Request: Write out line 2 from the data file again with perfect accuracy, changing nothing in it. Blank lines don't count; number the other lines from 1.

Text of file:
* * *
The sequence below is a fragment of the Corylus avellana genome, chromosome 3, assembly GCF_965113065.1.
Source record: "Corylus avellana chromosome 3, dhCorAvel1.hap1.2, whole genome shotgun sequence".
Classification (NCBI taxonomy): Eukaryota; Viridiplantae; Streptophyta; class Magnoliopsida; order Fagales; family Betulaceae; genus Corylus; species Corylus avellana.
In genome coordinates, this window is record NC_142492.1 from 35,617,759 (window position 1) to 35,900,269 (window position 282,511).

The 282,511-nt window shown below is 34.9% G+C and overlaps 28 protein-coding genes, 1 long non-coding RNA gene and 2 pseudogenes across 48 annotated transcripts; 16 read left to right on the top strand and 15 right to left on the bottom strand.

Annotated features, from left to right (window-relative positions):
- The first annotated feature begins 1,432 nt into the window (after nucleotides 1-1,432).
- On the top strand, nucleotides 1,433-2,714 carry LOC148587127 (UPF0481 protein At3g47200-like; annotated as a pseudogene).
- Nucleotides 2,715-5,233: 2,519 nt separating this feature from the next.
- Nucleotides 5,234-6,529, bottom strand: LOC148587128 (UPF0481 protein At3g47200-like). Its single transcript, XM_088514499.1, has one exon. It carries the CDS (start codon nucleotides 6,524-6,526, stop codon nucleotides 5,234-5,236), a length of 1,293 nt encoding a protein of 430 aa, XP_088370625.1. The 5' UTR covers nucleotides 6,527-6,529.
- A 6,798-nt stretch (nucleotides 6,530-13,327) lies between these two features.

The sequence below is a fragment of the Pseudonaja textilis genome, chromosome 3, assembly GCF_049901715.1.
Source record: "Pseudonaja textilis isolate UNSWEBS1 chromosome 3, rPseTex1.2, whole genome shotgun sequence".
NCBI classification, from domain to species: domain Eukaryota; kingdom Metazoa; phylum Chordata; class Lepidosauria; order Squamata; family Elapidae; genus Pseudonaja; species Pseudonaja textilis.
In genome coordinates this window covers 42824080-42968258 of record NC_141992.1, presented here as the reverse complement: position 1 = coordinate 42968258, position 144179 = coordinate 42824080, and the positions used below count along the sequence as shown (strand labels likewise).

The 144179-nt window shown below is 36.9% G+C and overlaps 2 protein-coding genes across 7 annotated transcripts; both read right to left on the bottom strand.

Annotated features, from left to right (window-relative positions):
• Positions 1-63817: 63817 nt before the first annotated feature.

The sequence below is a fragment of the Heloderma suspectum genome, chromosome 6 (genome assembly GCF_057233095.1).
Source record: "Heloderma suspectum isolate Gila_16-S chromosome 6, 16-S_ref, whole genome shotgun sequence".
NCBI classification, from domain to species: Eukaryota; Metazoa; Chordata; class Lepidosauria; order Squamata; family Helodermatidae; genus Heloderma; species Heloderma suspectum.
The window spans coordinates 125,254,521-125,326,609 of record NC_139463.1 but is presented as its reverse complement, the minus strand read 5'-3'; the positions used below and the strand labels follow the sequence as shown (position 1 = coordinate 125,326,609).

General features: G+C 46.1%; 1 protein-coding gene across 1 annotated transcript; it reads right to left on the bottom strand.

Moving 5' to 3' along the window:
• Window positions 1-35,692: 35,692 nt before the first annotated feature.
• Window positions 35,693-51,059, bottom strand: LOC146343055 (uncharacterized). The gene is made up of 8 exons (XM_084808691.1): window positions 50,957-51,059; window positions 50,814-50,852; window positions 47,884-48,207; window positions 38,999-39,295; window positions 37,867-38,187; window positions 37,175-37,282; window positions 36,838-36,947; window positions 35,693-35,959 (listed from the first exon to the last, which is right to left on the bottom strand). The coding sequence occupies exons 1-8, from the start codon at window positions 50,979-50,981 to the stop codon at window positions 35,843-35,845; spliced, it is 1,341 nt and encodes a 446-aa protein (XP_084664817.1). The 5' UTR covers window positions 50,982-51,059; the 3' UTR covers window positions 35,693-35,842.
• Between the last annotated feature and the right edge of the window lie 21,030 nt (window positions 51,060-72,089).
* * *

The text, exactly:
Source record: "Corylus avellana chromosome 3, dhCorAvel1.hap1.2, whole genome shotgun sequence".